The fourth quarter of the year is when life insurance sales kick into high gear. In many cases, life insurance is often sold as a tax savings plan, here are the questions you must ask before purchasing this important asset.
The majority of this discussion involves the use of some form of “whole life” insurance that has a “cash value,” as opposed to term life insurance which does not build a cash value.
The first rule is always to get any promise about your policy and any important numbers, guarantees, cash values and the premium commitment you are making in writing. A policy illustration created by the insurance company itself will have your name, the date, and other details and is separate from any general marketing or illustrations that you may be presented with as sales materials. The policy illustration represents your actual numbers, and when you combine the illustration with the issued policy document itself you have the full legal description of what you bought.
•Is this going to be taxable to my beneficiaries?
Insurance proceeds left to a spouse are tax-free, but that may or may not be true for your other heirs. Factors to consider include who they are and if you have an estate tax exposure. In some cases an irrevocable life insurance trust (ILIT) may be required.
•Are my cash value and/or death benefit creditor protected?
Laws vary from state to state, but the majority of states protect life insurance by law to some degree. How much is protected, for whom, and if that protection includes bankruptcy are just a few of the variables to consider. This is especially true at this time of year, when the plans you are being pitched will often include a retirement savings component that you are told you will borrow back from to create income. If you will have hundreds of thousands of dollars in cash value that is not protected by law in such a plan, an ILIT may be a good option to consider.
These are the basic liquidity and exit plan questions. Ask when you will have a cash value, how many payments you have to make to keep the policy from lapsing before you could cash in the policy and walk away whole.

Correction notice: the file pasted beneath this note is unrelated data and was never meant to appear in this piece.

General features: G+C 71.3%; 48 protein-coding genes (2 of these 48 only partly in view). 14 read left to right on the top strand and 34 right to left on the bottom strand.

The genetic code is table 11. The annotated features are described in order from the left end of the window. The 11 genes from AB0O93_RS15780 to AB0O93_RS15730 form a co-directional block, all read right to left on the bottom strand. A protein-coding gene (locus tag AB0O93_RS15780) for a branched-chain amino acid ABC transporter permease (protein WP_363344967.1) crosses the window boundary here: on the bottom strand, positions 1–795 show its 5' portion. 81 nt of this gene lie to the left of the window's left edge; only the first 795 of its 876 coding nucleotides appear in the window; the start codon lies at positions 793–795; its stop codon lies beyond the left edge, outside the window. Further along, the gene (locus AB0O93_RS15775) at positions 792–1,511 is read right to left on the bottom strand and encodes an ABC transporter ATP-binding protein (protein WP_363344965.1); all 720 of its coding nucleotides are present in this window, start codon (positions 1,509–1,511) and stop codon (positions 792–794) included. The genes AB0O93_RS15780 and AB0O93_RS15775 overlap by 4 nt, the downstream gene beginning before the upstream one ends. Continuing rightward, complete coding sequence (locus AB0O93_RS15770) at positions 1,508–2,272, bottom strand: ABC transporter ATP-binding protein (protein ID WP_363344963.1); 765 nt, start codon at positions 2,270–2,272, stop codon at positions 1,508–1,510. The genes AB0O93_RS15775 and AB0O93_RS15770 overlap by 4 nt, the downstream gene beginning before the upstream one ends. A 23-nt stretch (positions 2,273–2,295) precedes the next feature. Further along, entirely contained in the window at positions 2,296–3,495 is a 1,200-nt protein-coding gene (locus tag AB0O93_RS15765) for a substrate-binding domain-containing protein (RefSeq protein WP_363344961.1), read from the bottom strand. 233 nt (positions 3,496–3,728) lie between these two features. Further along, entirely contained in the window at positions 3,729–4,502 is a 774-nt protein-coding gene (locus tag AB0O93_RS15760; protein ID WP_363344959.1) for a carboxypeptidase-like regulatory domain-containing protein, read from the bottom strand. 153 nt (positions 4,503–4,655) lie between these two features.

•When do I have full cash value?
In some cases a policy will require you pay for several years before the policy is actually worth what you have paid in large annual premium payments. In other cases there are significant surrender penalties for the first several years if you cash in early.
•What are my premium payments and can they change?
Understand the total financial commitment you are making and be sure that you can live with the very large annual premium that some plans require to build a critical early mass of investment cash in the policy. During the recession I saw many entrepreneurs and doctors become cash poor and put in a position where they had to let polices lapse, losing all their payments. In other cases policies that assumed a certain rate of return but that didn’t have floors or guarantees required more premium payments or bigger payments and other doctors had to cash out early, paying huge penalties to try to salvage something or for emergency access to cash.
•Can I leverage it?
In some cases life insurance polices can be very flexible assets, and can be collateralized for a loan, credit, bonding and etc. In other cases you can borrow a very large portion of your cash value out of the policy at a low rate of interest while keeping the death benefit in place. Investigate both these options, the interest rate and how much you can actually make liquid this way. We have seen this be a deciding factor in a variety of business contexts.
•How long will this policy last and can the death benefit change?
You must know how many years the death benefit will be in place and if that benefit is fixed for the entire term or if it will decline as years pass. In some cases, you can lower the death benefit after a significant period of years to keep the policy in place longer or make additional contributions, so ask questions about these options as well.
This list isn’t complete, but it is a good starting point to your own due diligence. Not all advisors or products are created equally, caveat emptor.
This article originally appeared at www.PhysiciansPractice.com, The nation’s Leading Practice Management Resource, where attorney Ike Devji has several hundred bylines on law, business and asset protection.